How to disagree
Civility was the theme of an event sponsored by the Presbyterian Church (U.S.A.) Synod of the Rockies in mid-October. The theme was well timed in light of congressional gridlock, with legislators refusing to talk to one another, and also for a Protestant denomination that has been arguing for decades over issues of sexual practice and orientation, ordination, biblical authority and theology. The arguments have not always been civil.
When the church’s General Assembly in 2011 removed a rule that prohibited the ordination of gays and lesbians, conservatives strongly dissented. More than a hundred congregations, including some of the largest in the denomination, have left. One congregation has sued its presbytery and obtained an injunction that prohibits presbytery officials from interfering in the life of the church. The topic of civility and remaining in relationship in spite of significant disagreement and conflict could not be more relevant.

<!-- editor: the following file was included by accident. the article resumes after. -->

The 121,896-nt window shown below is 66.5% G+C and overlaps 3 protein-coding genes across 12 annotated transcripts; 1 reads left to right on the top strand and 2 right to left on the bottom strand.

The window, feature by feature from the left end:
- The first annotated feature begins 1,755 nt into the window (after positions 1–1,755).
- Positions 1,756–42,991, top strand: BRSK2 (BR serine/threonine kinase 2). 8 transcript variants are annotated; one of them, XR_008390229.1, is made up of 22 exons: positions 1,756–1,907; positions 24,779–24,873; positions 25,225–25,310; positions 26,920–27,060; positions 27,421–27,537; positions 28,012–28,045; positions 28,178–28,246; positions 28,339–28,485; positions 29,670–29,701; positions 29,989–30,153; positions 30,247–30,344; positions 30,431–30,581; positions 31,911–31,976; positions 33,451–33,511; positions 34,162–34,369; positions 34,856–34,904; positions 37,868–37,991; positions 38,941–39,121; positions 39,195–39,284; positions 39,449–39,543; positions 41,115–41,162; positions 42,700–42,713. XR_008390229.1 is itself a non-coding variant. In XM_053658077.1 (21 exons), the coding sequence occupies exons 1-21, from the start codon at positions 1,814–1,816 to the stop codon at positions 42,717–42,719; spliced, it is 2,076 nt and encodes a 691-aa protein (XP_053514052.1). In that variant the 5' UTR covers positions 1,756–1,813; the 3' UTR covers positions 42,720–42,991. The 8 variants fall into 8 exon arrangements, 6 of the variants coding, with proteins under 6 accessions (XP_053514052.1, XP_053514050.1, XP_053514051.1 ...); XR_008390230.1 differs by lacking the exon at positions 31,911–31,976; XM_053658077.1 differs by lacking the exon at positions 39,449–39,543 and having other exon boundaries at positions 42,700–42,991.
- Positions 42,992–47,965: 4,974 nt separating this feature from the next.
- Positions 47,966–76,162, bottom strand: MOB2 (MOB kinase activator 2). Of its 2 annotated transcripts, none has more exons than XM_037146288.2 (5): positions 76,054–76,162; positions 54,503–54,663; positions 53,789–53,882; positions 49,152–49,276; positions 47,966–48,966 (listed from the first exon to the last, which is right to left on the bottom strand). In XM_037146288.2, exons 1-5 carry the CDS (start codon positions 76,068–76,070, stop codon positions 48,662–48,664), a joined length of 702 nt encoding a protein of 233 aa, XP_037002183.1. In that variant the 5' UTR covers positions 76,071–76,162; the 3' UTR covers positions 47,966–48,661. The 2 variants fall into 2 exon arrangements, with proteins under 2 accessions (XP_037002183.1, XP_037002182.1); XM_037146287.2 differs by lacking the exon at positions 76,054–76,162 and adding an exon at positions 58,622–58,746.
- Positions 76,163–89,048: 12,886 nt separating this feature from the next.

Event planners invited Richard Mouw and me to make presentations. Mouw, who recently retired as president of Fuller Theological Seminary, is a distinguished scholar and popular spokesman for the evangelicals in the PCUSA. His positions on the defining issues are consistently conservative, but he is a loyal Presbyterian and consummately civil. He began his remarks with a review of John Calvin’s writings on the topic of civility. Calvin, he observed, could be intolerant and harsh. His involvement in the execution of Michael Servetus is no secret. But Calvin also taught respect, tolerance and civility among Christians engaged in theological disputations.